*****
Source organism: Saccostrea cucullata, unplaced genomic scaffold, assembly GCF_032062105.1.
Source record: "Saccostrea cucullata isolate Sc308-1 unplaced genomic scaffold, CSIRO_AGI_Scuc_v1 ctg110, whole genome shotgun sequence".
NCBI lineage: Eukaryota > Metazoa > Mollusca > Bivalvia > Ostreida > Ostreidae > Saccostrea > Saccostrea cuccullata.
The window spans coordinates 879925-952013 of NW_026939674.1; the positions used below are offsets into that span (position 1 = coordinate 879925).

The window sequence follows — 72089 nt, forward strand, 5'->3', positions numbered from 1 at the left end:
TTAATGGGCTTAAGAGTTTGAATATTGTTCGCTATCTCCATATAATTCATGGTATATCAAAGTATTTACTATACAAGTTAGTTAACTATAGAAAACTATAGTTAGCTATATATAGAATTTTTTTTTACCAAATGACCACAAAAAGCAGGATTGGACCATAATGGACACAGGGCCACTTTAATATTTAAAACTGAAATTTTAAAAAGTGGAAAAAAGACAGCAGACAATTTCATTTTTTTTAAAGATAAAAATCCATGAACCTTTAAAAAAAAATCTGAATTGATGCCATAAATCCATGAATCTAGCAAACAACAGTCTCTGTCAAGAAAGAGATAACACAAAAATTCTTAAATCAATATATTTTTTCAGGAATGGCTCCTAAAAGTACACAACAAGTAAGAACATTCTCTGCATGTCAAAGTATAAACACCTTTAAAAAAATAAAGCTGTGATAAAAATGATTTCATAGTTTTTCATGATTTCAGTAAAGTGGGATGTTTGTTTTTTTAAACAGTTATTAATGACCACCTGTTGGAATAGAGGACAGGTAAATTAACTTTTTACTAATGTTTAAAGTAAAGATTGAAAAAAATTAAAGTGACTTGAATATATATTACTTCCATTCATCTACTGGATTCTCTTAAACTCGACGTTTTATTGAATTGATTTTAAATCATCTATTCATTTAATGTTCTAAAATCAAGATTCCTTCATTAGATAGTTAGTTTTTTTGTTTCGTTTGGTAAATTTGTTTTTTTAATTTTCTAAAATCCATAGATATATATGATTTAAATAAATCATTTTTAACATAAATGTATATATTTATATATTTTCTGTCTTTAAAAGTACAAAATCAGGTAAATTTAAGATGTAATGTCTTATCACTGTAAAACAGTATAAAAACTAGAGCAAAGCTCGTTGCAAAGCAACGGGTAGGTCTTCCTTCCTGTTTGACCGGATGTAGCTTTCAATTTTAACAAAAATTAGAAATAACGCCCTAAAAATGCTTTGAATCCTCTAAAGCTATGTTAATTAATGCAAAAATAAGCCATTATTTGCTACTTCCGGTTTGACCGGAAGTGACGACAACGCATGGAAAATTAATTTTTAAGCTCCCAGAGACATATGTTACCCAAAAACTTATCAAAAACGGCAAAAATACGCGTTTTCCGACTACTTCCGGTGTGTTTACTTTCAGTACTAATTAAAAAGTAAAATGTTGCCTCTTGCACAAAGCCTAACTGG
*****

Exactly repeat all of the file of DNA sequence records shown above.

Source organism: Saccostrea cucullata, unplaced genomic scaffold, assembly GCF_032062105.1.
Source record: "Saccostrea cucullata isolate Sc308-1 unplaced genomic scaffold, CSIRO_AGI_Scuc_v1 ctg110, whole genome shotgun sequence".
NCBI lineage: Eukaryota > Metazoa > Mollusca > Bivalvia > Ostreida > Ostreidae > Saccostrea > Saccostrea cuccullata.
The window spans coordinates 879925-952013 of NW_026939674.1; the positions used below are offsets into that span (position 1 = coordinate 879925).

The window sequence follows — 72089 nt, forward strand, 5'->3', positions numbered from 1 at the left end:
TTAATGGGCTTAAGAGTTTGAATATTGTTCGCTATCTCCATATAATTCATGGTATATCAAAGTATTTACTATACAAGTTAGTTAACTATAGAAAACTATAGTTAGCTATATATAGAATTTTTTTTTACCAAATGACCACAAAAAGCAGGATTGGACCATAATGGACACAGGGCCACTTTAATATTTAAAACTGAAATTTTAAAAAGTGGAAAAAAGACAGCAGACAATTTCATTTTTTTTAAAGATAAAAATCCATGAACCTTTAAAAAAAAATCTGAATTGATGCCATAAATCCATGAATCTAGCAAACAACAGTCTCTGTCAAGAAAGAGATAACACAAAAATTCTTAAATCAATATATTTTTTCAGGAATGGCTCCTAAAAGTACACAACAAGTAAGAACATTCTCTGCATGTCAAAGTATAAACACCTTTAAAAAAATAAAGCTGTGATAAAAATGATTTCATAGTTTTTCATGATTTCAGTAAAGTGGGATGTTTGTTTTTTTAAACAGTTATTAATGACCACCTGTTGGAATAGAGGACAGGTAAATTAACTTTTTACTAATGTTTAAAGTAAAGATTGAAAAAAATTAAAGTGACTTGAATATATATTACTTCCATTCATCTACTGGATTCTCTTAAACTCGACGTTTTATTGAATTGATTTTAAATCATCTATTCATTTAATGTTCTAAAATCAAGATTCCTTCATTAGATAGTTAGTTTTTTTGTTTCGTTTGGTAAATTTGTTTTTTTAATTTTCTAAAATCCATAGATATATATGATTTAAATAAATCATTTTTAACATAAATGTATATATTTATATATTTTCTGTCTTTAAAAGTACAAAATCAGGTAAATTTAAGATGTAATGTCTTATCACTGTAAAACAGTATAAAAACTAGAGCAAAGCTCGTTGCAAAGCAACGGGTAGGTCTTCCTTCCTGTTTGACCGGATGTAGCTTTCAATTTTAACAAAAATTAGAAATAACGCCCTAAAAATGCTTTGAATCCTCTAAAGCTATGTTAATTAATGCAAAAATAAGCCATTATTTGCTACTTCCGGTTTGACCGGAAGTGACGACAACGCATGGAAAATTAATTTTTAAGCTCCCAGAGACATATGTTACCCAAAAACTTATCAAAAACGGCAAAAATACGCGTTTTCCGACTACTTCCGGTGTGTTTACTTTCAGTACTAATTAAAAAGTAAAATGTTGCCTCTTGCACAAAGCCTAACTGG